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The Sanskrit grammatical tradition of vyākaraṇa (Sanskrit: व्याकरण, IPA: [ʋjɑːkərəɳə]) is one of the six Vedanga disciplines. It has its roots in late Vedic India, and includes the famous work, Aṣṭādhyāyī, of Pāṇini (c. 4th century BCE).
The work of the very early Indian grammarians has been lost; for example, the work of Sakatayana (roughly 8th century BCE) is known only from cryptic references by Yaska (c. 6th or 5th century BCE) and Pāṇini. One of the views of Sakatayana that was to prove controversial in coming centuries was that most nouns can be derived etymologically from verbs.
In his monumental work on etymology, Nirukta, Yaska supported this claim based on the large number of nouns that were derived from verbs through a derivation process that became known as krit-pratyaya; this relates to the nature of the root morphemes.
Yaska also provided the seeds for another debate, whether textual meaning is inherent in the word (Yaska's view) or in the sentence (see Pāṇini, and later grammarians such as Prabhakara or Bhartrihari). This debate continued into the 14th and 15th centuries CE, and has echoes in the present day in current debates about semantic compositionality.
Pāṇini's Aṣṭādhyāyī, which is said to have eclipsed all other contemporary schools of grammar, mentions the names of nine grammarians.12 A number of predecessors are referred to by Yāska, who is thought to have flourished a couple of centuries before Panini (c. 800 BCE3). Many of these individual names actually reflect the opinion of different schools of thought. Some of these pre-Paninian names of individuals / schools are:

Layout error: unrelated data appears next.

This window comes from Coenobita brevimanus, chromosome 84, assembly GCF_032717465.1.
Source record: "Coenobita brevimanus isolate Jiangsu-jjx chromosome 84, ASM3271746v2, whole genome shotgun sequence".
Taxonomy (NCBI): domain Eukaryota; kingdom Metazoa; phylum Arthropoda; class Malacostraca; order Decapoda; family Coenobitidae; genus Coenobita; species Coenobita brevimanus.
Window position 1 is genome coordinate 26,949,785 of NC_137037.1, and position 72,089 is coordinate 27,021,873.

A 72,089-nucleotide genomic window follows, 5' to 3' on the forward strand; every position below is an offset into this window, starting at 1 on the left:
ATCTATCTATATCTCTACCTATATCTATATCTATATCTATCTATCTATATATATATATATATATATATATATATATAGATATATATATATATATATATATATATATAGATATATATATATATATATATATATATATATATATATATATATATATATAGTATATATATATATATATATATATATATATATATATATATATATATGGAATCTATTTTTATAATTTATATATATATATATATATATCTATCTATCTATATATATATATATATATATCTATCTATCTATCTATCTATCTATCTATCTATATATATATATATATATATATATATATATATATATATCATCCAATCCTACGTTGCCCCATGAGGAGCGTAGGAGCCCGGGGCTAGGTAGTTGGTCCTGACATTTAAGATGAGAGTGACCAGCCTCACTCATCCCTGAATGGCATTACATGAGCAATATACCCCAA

- Āpiśali (Pan. 6.1.92)
- Aurnabhava (Nir. 6.13, also1
- Cakravarmaṇa (Pan. 6.1.130)
- Gālava (Nir. 4.3
- Kāśyapa (Pan. 8.4.67)
- Krauṣṭuki (Nir. 8.2)
- Kuṇaravāḍava (Pan. 3.2.14; 7.3.1)
- Śākalya (Pan. 8.4.51)
- Śākaṭāyana (Pan. 8.4.50)(c. 800 BCE)
- Senaka (Pan. 5.4.112)
- Sphoṭāyana (Pan. 6.1.123)
The works of most these authors are lost but we find reference of their ideas in the commentaries and rebuttals by later authors. Yāska's Nirukta is one of the earlier surviving texts, and he mentions Śākaṭāyana, Krauṣṭuki, Gārgya, etc. In Yāska's time, nirukta "etymology" was in fact a school which gave information of formation of words. The etymological derivation of words. According to the nairuktas or "etymologists", all nouns are derived from s verbal root. Yāska defends this view and attributes it to Śākaṭāyana. While others believed that there are some words which are "Rudhi Words". 'Rudhi" means custom. Meaning they are a part of language due to custom, and a correspondence between the word and the thing if it be a noun or correspondence between an act and the word if it be a verbroot. Such word can not be derived from verbal roots. Yāska also reports the view of Gārgya, who opposed Śākaṭāyana who held that certain nominal stems were 'atomic' and not to be derived from verbal roots4
Pāṇini's extensive analysis of the processes of phonology, morphology and syntax, the Aṣṭadhyāyī, laid down the basis for centuries of commentaries and expositions by subsequent Sanskrit grammarians. Pāṇini's approach was amazingly formal; his production rules for deriving complex structures and sentences represent modern finite state machines.
Pāṇini's grammar consists of four parts:
- Śivasūtra: phonology (notations for phonemes specified in 14 lines)
- Aṣṭadhyāyī: morphology (construction rules for complexes)
- Dhātupāṭha: list of roots (classes of verbal roots)
- Gaṇapāṭha: lists classes of primitive nominal stems
Commentators on Pāṇini and some of their views: